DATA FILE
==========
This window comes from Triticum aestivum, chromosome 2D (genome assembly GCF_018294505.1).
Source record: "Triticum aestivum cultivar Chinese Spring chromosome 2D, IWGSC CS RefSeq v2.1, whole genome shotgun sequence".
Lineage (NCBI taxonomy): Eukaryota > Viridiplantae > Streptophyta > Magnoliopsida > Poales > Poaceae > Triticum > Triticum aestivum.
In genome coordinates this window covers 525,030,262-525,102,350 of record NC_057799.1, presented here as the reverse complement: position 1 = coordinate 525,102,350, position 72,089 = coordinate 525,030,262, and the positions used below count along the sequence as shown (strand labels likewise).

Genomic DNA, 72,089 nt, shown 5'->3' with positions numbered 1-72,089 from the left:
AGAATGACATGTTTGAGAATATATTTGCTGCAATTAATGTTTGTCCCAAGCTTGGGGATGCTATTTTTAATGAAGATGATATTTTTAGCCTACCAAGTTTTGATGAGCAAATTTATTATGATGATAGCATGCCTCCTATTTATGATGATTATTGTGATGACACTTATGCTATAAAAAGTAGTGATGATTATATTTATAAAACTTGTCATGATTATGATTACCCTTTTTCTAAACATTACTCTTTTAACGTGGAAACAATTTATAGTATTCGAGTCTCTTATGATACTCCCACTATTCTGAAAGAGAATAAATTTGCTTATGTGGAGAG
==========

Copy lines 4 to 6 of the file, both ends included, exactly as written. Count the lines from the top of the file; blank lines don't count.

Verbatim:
In genome coordinates this window covers 525,030,262-525,102,350 of record NC_057799.1, presented here as the reverse complement: position 1 = coordinate 525,102,350, position 72,089 = coordinate 525,030,262, and the positions used below count along the sequence as shown (strand labels likewise).

Genomic DNA, 72,089 nt, shown 5'->3' with positions numbered 1-72,089 from the left:
AGAATGACATGTTTGAGAATATATTTGCTGCAATTAATGTTTGTCCCAAGCTTGGGGATGCTATTTTTAATGAAGATGATATTTTTAGCCTACCAAGTTTTGATGAGCAAATTTATTATGATGATAGCATGCCTCCTATTTATGATGATTATTGTGATGACACTTATGCTATAAAAAGTAGTGATGATTATATTTATAAAACTTGTCATGATTATGATTACCCTTTTTCTAAACATTACTCTTTTAACGTGGAAACAATTTATAGTATTCGAGTCTCTTATGATACTCCCACTATTCTGAAAGAGAATAAATTTGCTTATGTGGAGAG